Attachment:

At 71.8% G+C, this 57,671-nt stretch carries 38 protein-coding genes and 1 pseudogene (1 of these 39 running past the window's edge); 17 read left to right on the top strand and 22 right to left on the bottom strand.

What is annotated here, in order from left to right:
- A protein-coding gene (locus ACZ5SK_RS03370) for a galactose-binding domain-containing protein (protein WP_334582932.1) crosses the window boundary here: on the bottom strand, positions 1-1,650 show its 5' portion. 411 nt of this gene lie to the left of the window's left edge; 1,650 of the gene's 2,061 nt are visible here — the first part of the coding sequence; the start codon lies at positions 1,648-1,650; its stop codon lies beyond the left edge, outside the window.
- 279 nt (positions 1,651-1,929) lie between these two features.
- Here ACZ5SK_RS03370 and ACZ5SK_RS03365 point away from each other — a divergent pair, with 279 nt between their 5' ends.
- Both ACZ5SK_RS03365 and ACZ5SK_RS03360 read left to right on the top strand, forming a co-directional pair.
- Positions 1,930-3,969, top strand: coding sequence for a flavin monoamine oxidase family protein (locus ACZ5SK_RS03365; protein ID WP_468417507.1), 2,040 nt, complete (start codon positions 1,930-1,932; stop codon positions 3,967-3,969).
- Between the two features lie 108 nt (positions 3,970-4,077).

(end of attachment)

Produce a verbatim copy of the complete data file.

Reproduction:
At 71.8% G+C, this 57,671-nt stretch carries 38 protein-coding genes and 1 pseudogene (1 of these 39 running past the window's edge); 17 read left to right on the top strand and 22 right to left on the bottom strand.

What is annotated here, in order from left to right:
- A protein-coding gene (locus ACZ5SK_RS03370) for a galactose-binding domain-containing protein (protein WP_334582932.1) crosses the window boundary here: on the bottom strand, positions 1-1,650 show its 5' portion. 411 nt of this gene lie to the left of the window's left edge; 1,650 of the gene's 2,061 nt are visible here — the first part of the coding sequence; the start codon lies at positions 1,648-1,650; its stop codon lies beyond the left edge, outside the window.
- 279 nt (positions 1,651-1,929) lie between these two features.
- Here ACZ5SK_RS03370 and ACZ5SK_RS03365 point away from each other — a divergent pair, with 279 nt between their 5' ends.
- Both ACZ5SK_RS03365 and ACZ5SK_RS03360 read left to right on the top strand, forming a co-directional pair.
- Positions 1,930-3,969, top strand: coding sequence for a flavin monoamine oxidase family protein (locus ACZ5SK_RS03365; protein ID WP_468417507.1), 2,040 nt, complete (start codon positions 1,930-1,932; stop codon positions 3,967-3,969).
- Between the two features lie 108 nt (positions 3,970-4,077).